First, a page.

Civil Rights in Paducah — the Legacy of Reverend W.G. Harvey

Civil Rights in Paducah — the Legacy of Reverend W.G. Harvey

J.T. Crawford, 2012

The Emancipation Proclamation, Abraham Lincoln’s executive order freeing slaves in the United States, went into effect January 1, 1863. Yet over a century later, full freedom for black Americans was not yet realized. 

Segregation was fully entrenched in the hearts and minds of many Americans, and even though all were declared free by law, black Americans were denied the use of many public facilities, businesses, and accommodations. By the mid-1950s, the tension between freedom and imposed oppression began to boil. And by the early 1960s, the South looked as if it would implode under the weight of coming change.

Paducah was not much different from most southern cities. Blacks were not allowed to eat in restaurants. They could not go to many of the local theaters, and they were restricted to the balcony that had a separate outside entrance at the Columbia.  Restrooms in public buildings were segregated, and even a cold drink machine, which was literally painted half black and half white and had dispensers on both ends, was installed at a city maintenance facility.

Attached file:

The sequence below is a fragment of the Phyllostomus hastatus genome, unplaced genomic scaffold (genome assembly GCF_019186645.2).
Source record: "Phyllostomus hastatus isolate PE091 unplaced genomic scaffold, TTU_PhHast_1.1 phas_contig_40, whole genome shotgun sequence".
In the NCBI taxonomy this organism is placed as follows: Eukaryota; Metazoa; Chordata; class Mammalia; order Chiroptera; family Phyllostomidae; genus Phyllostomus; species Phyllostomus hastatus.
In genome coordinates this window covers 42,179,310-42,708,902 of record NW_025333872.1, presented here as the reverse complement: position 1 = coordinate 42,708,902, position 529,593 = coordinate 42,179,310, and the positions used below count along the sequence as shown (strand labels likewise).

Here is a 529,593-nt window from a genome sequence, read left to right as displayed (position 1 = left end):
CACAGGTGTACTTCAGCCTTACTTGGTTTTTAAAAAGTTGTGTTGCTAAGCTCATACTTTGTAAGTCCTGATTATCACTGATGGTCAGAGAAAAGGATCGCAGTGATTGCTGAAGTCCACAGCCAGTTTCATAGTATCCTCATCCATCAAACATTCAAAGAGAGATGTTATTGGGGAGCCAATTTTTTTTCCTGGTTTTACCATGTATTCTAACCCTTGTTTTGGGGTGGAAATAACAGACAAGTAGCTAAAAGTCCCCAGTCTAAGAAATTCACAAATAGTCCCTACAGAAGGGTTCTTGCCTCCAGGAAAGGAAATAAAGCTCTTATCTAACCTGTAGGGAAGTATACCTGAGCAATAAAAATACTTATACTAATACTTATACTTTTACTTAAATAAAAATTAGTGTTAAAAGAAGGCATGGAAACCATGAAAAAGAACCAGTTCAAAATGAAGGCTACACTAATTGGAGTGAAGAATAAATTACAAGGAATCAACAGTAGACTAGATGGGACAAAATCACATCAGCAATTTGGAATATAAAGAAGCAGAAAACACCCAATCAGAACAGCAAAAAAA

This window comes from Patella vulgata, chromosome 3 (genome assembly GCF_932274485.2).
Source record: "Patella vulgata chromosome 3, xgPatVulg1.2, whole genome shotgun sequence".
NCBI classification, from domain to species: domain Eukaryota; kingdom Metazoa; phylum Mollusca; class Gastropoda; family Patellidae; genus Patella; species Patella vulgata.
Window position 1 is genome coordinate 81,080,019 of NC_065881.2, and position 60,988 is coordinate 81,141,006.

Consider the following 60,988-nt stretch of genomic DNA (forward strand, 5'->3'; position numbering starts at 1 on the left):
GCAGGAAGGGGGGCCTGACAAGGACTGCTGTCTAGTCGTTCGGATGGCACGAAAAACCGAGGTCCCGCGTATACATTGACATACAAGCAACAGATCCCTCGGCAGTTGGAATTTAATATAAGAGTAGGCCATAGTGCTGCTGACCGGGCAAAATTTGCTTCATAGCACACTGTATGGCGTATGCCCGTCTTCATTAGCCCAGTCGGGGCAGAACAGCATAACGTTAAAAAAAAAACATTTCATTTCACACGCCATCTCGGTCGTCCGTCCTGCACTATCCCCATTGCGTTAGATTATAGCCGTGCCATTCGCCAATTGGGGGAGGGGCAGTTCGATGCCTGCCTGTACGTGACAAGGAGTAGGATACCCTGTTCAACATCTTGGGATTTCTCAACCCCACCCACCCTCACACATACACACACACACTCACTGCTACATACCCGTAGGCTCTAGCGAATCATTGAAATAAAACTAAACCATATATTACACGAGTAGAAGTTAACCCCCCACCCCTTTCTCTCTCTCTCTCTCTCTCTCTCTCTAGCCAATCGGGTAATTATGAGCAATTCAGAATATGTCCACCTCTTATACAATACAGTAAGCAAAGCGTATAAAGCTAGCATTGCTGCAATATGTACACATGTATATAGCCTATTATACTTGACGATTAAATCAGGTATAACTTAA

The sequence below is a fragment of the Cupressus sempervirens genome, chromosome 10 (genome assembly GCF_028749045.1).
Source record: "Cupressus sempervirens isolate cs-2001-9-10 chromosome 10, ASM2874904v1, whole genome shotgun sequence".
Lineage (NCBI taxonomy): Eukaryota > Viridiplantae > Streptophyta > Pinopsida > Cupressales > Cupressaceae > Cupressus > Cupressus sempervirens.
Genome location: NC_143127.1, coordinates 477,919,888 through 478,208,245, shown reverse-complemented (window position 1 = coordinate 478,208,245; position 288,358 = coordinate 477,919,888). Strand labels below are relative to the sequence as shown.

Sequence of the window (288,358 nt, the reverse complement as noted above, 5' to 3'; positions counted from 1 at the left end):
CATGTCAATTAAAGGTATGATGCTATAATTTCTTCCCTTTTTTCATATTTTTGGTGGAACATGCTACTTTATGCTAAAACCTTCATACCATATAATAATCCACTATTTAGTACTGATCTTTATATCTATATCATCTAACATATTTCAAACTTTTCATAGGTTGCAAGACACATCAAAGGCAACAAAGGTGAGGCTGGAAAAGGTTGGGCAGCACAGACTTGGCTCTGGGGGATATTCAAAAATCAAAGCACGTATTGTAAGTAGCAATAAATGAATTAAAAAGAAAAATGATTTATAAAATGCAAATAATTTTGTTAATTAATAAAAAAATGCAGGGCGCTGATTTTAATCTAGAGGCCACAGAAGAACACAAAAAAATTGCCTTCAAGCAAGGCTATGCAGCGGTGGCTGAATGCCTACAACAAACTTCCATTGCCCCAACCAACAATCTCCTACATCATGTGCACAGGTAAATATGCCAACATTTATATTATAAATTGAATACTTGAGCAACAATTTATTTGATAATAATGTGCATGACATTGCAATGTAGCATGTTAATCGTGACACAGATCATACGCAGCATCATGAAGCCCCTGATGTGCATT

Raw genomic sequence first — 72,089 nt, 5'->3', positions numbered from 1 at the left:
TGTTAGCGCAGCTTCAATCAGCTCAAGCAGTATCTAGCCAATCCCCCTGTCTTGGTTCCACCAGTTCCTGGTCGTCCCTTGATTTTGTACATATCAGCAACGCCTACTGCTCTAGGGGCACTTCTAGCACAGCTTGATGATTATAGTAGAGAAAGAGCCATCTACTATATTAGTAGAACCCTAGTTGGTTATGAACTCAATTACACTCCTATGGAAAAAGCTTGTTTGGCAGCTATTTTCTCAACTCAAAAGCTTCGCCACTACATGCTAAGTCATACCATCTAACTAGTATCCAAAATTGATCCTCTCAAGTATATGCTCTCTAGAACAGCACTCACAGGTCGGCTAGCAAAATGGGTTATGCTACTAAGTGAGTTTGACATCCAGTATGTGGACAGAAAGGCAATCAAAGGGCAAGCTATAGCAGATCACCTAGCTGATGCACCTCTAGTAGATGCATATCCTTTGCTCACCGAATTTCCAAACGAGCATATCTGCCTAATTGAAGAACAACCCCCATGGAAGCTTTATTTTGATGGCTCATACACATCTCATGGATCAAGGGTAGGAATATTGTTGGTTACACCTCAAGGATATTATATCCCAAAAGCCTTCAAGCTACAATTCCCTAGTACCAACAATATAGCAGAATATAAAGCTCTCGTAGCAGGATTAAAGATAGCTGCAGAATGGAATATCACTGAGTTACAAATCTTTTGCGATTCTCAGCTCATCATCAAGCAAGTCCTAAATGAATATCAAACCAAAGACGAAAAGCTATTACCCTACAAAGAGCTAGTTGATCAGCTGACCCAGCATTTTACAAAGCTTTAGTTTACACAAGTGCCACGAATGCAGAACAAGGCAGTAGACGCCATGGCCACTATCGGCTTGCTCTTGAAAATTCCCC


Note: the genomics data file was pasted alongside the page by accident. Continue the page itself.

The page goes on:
Law would soon make such discrimination illegal, but it would also take some brave men and women to be the first to cross the barriers and ensure freedom was being upheld. Paducah had many heroes in the fight for civil rights. At the helm of the movement was a young man from Boonville, Indiana, a town of about 5500 people just eleven miles from Evansville. Wardelle Harvey did not know much about segregation as a young man.

“We did have separate elementary schools in Boonville, but the high school was always fully integrated. My mother went there and so did I. I worked at the finest restaurant in town washing dishes, and the owner eventually made me the cashier. So I didn’t know about segregated restaurants and businesses.”

When he went to work at Chrysler Corporation in Evansville, he began to see the problem first hand. “It was a much bigger issue there. Swimming pools were segregated, the bus station was segregated.” After accepting a call to preach, W.G. Harvey attended Tri-State Baptist College in Evansville.

In 1956, he traveled to Denver, Colorado where he met, for the first time, a fellow preacher by the name of Martin Luther King, Jr. “I knew his father, and we ended up staying in the same hotel there in Denver. He was really just starting his rise at that time. I was still a young fellow at the time, and it was just great.” Rev. Harvey later met with Dr. King in 1959 in his Atlanta home. “He was completely down to earth, the common man’s common man.”